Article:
This was worse than the previous week, when the five per cent who travelled furthest travelled somewhere over 32.6miles, while 75 per cent of people only had to go up to 12.7.  

Britain’s coronavirus testing system is crumbling despite doing fewer tests each day than the Department of Health claims it is capable of.

Official data show that on September 14, the most recent numbers available, testing labs processed 30,000 fewer tests than they could have done.

Despite this, hundreds of people across England are unable to book testing appointments and others are being directed to centres hundreds of miles from home.

Health Secretary Matt Hancock claims demand for tests is soaring but his department has refused to reveal how many people are trying to get swabs.

The number of people actually getting tested has gone up by 23 per cent since the end of August while capacity has increased by 12 per cent but never been matched.

Capacity has risen roughly in line with the number of tests being done and there are now more tests being done each day than would have been possible even a week ago. Scientists are starting to doubt whether the system can really process as many as health chiefs say it can.

And as the Government begins to ration tests to the worst-hit parts of the countries, testing centres are seen deserted in some places but with people queuing down the street outside others.

Sodexo, which runs the centres, has posted job adverts for people to staff the drive- and walk-in sites as the UK scrambles to prepare for surging numbers of cases as infections are now on the rise in people of all age groups in England.

Labour MPs have called the testing fiasco a ‘farce’ and ‘unacceptable’, while scientists admit they are seriously concerned that the Government hasn’t prepared for what they’ve known for months would eventually happen.

Testing sites were pictured empty today after Matt Hancock yesterday said it was time to ‘prioritise’ coronavirus testing, meaning it is now rationed to badly affected areas.

As a result, people in many areas are unable to get tested. While some are directed to centres a long way from home, others have been denied access altogether.  

Mr Hancock yesterday admitted there is a backlog of tests worth up to a day’s lab processing capacity, which is now equal to almost 250,000 tests.

But experts aren’t convinced the capacity figure is a true reflection of what the system can handle.  

Professor Alan McNally, a geneticist at the University of Birmingham who helped set up a Government lab in Milton Keynes, told BBC Breakfast yesterday there were ‘clearly underlying issues which nobody wants to tell us about’.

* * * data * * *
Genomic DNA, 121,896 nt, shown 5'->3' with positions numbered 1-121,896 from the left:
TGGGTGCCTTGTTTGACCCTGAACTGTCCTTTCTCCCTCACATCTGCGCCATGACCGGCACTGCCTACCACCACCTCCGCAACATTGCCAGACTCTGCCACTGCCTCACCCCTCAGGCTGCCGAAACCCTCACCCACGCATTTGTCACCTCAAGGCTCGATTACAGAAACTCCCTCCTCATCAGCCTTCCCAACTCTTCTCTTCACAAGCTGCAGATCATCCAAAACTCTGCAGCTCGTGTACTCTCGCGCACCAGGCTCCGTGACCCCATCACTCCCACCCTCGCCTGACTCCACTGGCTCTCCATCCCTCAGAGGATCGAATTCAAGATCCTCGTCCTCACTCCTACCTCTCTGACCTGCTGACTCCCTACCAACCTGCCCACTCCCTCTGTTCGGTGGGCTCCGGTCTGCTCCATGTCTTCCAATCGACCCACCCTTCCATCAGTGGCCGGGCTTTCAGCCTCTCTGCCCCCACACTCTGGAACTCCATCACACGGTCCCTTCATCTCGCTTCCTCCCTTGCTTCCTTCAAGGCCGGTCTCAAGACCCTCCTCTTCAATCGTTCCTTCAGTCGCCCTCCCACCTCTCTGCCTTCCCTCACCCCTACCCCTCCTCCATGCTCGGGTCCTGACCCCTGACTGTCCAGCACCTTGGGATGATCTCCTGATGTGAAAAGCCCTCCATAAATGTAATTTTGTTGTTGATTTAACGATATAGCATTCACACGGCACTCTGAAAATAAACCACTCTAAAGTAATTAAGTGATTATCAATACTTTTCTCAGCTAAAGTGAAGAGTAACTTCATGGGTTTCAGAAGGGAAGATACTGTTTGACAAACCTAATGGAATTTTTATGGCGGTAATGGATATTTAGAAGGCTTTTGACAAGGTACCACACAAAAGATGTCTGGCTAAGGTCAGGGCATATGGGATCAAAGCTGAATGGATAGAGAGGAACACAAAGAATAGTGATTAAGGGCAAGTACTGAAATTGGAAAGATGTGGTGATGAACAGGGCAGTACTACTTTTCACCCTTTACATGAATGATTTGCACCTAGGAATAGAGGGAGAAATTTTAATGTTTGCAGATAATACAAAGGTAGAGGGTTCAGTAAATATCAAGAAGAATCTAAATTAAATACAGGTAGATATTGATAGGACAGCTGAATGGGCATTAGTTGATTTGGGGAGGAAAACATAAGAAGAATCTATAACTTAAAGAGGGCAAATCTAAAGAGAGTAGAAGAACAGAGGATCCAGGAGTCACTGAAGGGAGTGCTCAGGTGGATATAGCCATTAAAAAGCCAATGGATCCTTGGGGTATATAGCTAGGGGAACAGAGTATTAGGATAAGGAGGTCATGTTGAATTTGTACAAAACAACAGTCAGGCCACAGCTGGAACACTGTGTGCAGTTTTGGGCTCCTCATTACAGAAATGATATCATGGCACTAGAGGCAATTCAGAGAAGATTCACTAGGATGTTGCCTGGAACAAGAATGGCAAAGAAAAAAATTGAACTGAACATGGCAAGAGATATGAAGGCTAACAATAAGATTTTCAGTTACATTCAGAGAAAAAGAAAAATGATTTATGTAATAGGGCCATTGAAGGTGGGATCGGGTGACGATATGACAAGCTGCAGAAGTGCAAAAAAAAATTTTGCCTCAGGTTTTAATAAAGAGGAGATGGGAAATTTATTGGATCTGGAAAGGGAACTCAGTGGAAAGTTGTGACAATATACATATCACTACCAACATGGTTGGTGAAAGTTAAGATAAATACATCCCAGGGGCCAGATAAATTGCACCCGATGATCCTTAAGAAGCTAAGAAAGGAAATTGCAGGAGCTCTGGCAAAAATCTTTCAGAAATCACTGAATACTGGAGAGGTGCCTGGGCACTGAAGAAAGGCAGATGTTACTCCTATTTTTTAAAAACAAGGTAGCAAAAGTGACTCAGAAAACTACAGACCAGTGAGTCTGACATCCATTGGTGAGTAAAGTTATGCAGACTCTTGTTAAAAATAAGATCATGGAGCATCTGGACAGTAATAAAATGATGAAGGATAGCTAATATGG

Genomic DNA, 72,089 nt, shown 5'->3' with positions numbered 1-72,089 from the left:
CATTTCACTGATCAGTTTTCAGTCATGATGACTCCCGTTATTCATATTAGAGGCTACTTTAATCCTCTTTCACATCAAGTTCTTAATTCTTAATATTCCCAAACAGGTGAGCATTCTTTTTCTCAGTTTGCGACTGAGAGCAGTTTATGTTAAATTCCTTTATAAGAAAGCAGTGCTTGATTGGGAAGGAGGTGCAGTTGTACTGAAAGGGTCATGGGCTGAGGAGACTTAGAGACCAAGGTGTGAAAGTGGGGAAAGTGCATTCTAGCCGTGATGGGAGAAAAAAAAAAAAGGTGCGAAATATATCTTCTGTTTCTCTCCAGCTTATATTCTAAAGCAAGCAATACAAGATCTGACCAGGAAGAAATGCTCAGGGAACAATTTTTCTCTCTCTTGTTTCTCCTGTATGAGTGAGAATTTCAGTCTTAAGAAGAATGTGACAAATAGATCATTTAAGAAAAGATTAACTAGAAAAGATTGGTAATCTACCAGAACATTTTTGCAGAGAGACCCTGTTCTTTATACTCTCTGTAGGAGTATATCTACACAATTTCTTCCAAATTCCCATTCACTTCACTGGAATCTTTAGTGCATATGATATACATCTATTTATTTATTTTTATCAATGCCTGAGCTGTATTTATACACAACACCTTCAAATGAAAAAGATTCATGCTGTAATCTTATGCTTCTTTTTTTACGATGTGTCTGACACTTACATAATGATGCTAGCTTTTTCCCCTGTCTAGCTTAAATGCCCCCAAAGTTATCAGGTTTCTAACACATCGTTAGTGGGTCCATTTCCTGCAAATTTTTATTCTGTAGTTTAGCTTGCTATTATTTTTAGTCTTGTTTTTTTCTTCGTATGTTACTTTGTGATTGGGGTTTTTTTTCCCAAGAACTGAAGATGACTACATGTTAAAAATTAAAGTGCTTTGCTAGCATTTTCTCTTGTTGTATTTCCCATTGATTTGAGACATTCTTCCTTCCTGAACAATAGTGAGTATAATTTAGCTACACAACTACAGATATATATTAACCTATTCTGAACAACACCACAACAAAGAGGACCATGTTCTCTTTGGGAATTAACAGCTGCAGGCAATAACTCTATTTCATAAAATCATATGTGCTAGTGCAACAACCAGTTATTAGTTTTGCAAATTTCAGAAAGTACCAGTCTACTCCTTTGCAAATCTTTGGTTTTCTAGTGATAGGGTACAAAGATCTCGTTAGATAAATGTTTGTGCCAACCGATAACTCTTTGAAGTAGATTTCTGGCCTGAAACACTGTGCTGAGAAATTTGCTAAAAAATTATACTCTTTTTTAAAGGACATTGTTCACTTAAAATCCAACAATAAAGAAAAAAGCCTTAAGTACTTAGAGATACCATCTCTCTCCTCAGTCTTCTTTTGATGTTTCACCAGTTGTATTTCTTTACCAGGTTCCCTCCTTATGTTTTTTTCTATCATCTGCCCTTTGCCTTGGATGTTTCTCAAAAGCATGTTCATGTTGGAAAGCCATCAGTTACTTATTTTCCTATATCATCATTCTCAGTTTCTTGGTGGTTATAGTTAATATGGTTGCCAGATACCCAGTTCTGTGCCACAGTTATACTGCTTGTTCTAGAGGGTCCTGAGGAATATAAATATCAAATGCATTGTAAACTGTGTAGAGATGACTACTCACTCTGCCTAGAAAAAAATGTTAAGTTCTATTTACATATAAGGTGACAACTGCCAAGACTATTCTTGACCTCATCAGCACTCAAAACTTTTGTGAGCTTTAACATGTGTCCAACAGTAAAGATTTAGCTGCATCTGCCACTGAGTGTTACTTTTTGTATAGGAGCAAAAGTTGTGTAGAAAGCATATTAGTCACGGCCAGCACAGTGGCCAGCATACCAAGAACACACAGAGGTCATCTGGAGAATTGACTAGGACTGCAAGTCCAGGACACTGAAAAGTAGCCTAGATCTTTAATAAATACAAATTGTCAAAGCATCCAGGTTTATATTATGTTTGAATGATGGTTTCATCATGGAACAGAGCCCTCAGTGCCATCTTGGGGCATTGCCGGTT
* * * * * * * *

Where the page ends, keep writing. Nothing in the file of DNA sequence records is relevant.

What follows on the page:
He said: ‘I think there is a surge in demand [and] I think our stated capacity is very different from actually how many tests can be run in a given day.’   

Dr Joshua Moon, from the University of Sussex Business School, added: ‘One of the deeper issues is why we are seeing an acute shortage when total tests per day currently sit at two thirds of the government’s claimed testing capacity. 

‘I am particularly worried about why the claimed capacity was so much higher than it actually was. 

‘Without proper understanding of the system’s capacity, there is a fundamental weakness in ability to plan for the future.’

The current lab capacity for diagnostic tests, as claimed by the Department of Health on September 10, is a maximum of 243,817 per day.

But the system has never come close to hitting this but is still in such a sticky situation, with a backlog, that people are being denied tests even in some of the country’s hotspots, such as Bolton and Pendle in Lancashire.

Since capacity hit that figure on September 8 there have been an average of 214,656 tests done each day, topping out at 238,640 on September 12.

In total, the Government claims it can handle 374,917 tests per day but many of these antibody blood tests which are not used for diagnosing people with the disease, but for surveillance. 

When pressed on why the testing system is rejecting people and sending them absurd distances cross-country to get tests, officials have blamed lab capacity.

Although the system is operating at below-maximum capacity, they claim there is surging demand piling pressure on the processing chain – even though it appears much of this demand is never realised because people are denied the tests.